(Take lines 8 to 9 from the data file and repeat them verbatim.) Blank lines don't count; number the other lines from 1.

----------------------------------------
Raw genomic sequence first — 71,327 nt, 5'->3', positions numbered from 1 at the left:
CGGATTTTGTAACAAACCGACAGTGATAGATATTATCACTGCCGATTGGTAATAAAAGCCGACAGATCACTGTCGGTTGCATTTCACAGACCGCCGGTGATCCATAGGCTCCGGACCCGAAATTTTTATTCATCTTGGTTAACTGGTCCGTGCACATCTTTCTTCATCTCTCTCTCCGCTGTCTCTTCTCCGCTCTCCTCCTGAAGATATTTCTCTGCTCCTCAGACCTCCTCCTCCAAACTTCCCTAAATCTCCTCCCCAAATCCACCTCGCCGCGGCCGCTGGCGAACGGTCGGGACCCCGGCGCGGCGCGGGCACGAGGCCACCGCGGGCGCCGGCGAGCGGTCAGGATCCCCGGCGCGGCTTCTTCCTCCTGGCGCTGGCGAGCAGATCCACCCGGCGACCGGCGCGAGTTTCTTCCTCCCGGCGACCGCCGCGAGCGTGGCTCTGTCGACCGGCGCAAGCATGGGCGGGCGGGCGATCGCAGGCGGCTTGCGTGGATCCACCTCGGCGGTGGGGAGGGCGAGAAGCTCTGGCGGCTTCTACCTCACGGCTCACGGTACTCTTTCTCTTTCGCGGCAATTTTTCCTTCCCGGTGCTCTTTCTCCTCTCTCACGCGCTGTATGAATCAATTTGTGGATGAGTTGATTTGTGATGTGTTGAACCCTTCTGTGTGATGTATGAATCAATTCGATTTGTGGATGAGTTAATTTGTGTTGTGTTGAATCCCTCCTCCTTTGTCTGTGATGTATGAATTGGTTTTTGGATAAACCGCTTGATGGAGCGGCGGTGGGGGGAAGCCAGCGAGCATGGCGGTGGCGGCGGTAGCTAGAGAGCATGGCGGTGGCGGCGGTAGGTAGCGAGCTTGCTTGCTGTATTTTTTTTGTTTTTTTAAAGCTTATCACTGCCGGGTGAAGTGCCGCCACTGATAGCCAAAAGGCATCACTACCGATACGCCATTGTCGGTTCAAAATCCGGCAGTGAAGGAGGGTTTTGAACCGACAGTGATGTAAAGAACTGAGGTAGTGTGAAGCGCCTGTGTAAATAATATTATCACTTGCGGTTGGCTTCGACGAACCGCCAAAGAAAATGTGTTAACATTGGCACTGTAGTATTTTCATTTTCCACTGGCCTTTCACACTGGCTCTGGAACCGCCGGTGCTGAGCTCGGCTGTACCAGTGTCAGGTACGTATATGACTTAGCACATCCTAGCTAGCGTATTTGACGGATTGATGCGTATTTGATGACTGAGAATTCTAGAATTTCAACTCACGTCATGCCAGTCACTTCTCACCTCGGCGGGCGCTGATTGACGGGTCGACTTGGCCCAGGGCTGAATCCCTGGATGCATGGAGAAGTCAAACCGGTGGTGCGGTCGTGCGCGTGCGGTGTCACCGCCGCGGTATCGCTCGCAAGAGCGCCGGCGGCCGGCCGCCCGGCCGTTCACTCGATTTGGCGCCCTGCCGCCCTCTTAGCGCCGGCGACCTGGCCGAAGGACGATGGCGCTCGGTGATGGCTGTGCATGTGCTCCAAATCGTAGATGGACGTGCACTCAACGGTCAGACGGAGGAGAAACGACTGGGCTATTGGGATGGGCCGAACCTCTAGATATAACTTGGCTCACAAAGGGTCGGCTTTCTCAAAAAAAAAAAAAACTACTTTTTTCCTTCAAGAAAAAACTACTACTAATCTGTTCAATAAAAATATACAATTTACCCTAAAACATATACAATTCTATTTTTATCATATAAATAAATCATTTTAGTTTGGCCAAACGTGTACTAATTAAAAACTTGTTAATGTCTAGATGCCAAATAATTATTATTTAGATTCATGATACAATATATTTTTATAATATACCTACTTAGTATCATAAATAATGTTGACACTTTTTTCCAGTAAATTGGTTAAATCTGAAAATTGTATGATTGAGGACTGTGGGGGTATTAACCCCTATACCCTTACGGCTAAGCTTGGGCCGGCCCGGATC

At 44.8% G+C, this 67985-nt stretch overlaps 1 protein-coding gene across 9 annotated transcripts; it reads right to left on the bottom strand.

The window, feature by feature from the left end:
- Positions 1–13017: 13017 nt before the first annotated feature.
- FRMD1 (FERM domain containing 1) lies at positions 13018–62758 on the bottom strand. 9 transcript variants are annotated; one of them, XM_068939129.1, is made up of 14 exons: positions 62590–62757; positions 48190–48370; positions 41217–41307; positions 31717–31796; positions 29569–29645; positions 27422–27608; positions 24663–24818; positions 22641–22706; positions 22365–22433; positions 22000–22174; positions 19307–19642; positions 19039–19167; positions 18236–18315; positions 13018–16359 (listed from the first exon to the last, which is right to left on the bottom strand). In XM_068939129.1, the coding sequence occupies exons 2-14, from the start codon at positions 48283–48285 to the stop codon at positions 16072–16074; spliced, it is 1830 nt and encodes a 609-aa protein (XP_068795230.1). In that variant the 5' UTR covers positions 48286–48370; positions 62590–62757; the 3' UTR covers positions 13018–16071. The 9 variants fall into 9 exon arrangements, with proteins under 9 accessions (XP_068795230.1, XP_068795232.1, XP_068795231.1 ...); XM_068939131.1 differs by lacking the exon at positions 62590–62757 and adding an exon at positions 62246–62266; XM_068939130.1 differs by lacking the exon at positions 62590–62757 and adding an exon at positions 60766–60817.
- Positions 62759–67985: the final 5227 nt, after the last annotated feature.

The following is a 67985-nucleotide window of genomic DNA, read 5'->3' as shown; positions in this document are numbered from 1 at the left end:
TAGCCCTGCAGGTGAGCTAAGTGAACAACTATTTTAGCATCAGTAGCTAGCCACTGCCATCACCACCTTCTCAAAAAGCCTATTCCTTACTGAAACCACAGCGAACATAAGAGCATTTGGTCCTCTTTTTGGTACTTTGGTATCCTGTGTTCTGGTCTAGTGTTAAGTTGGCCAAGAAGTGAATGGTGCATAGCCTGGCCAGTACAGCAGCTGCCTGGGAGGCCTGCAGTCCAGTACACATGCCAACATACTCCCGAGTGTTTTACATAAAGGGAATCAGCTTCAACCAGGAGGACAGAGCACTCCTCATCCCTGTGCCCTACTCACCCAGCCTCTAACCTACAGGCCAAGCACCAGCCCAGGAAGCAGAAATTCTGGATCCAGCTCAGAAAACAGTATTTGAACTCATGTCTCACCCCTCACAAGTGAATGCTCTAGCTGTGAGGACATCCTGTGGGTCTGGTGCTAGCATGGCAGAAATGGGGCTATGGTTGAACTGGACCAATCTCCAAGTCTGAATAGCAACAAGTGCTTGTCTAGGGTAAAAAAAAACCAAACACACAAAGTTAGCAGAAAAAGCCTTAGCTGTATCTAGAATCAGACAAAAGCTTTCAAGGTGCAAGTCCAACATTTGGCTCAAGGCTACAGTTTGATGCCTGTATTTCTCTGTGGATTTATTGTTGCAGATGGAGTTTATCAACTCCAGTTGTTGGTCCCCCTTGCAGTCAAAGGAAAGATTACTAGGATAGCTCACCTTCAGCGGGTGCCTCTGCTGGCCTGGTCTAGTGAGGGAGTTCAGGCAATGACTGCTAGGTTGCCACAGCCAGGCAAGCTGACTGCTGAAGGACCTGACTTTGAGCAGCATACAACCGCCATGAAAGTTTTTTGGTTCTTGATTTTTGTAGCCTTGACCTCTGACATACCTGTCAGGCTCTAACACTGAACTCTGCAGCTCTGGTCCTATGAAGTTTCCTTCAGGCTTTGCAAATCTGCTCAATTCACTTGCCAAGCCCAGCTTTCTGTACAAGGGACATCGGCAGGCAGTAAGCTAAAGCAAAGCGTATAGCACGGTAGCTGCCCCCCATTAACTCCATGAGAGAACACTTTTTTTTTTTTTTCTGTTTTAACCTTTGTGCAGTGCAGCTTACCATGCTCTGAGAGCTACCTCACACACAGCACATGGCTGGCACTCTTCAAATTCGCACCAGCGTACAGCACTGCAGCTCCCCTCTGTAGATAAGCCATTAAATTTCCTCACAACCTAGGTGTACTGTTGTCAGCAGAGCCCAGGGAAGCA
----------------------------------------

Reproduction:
The following is a 67985-nucleotide window of genomic DNA, read 5'->3' as shown; positions in this document are numbered from 1 at the left end:
TAGCCCTGCAGGTGAGCTAAGTGAACAACTATTTTAGCATCAGTAGCTAGCCACTGCCATCACCACCTTCTCAAAAAGCCTATTCCTTACTGAAACCACAGCGAACATAAGAGCATTTGGTCCTCTTTTTGGTACTTTGGTATCCTGTGTTCTGGTCTAGTGTTAAGTTGGCCAAGAAGTGAATGGTGCATAGCCTGGCCAGTACAGCAGCTGCCTGGGAGGCCTGCAGTCCAGTACACATGCCAACATACTCCCGAGTGTTTTACATAAAGGGAATCAGCTTCAACCAGGAGGACAGAGCACTCCTCATCCCTGTGCCCTACTCACCCAGCCTCTAACCTACAGGCCAAGCACCAGCCCAGGAAGCAGAAATTCTGGATCCAGCTCAGAAAACAGTATTTGAACTCATGTCTCACCCCTCACAAGTGAATGCTCTAGCTGTGAGGACATCCTGTGGGTCTGGTGCTAGCATGGCAGAAATGGGGCTATGGTTGAACTGGACCAATCTCCAAGTCTGAATAGCAACAAGTGCTTGTCTAGGGTAAAAAAAAACCAAACACACAAAGTTAGCAGAAAAAGCCTTAGCTGTATCTAGAATCAGACAAAAGCTTTCAAGGTGCAAGTCCAACATTTGGCTCAAGGCTACAGTTTGATGCCTGTATTTCTCTGTGGATTTATTGTTGCAGATGGAGTTTATCAACTCCAGTTGTTGGTCCCCCTTGCAGTCAAAGGAAAGATTACTAGGATAGCTCACCTTCAGCGGGTGCCTCTGCTGGCCTGGTCTAGTGAGGGAGTTCAGGCAATGACTGCTAGGTTGCCACAGCCAGGCAAGCTGACTGCTGAAGGACCTGACTTTGAGCAGCATACAACCGCCATGAAAGTTTTTTGGTTCTTGATTTTTGTAGCCTTGACCTCTGACATACCTGTCAGGCTCTAACACTGAACTCTGCAGCTCTGGTCCTATGAAGTTTCCTTCAGGCTTTGCAAATCTGCTCAATTCACTTGCCAAGCCCAGCTTTCTGTACAAGGGACATCGGCAGGCAGTAAGCTAAAGCAAAGCGTATAGCACGGTAGCTGCCCCCCATTAACTCCATGAGAGAACACTTTTTTTTTTTTTTCTGTTTTAACCTTTGTGCAGTGCAGCTTACCATGCTCTGAGAGCTACCTCACACACAGCACATGGCTGGCACTCTTCAAATTCGCACCAGCGTACAGCACTGCAGCTCCCCTCTGTAGATAAGCCATTAAATTTCCTCACAACCTAGGTGTACTGTTGTCAGCAGAGCCCAGGGAAGCA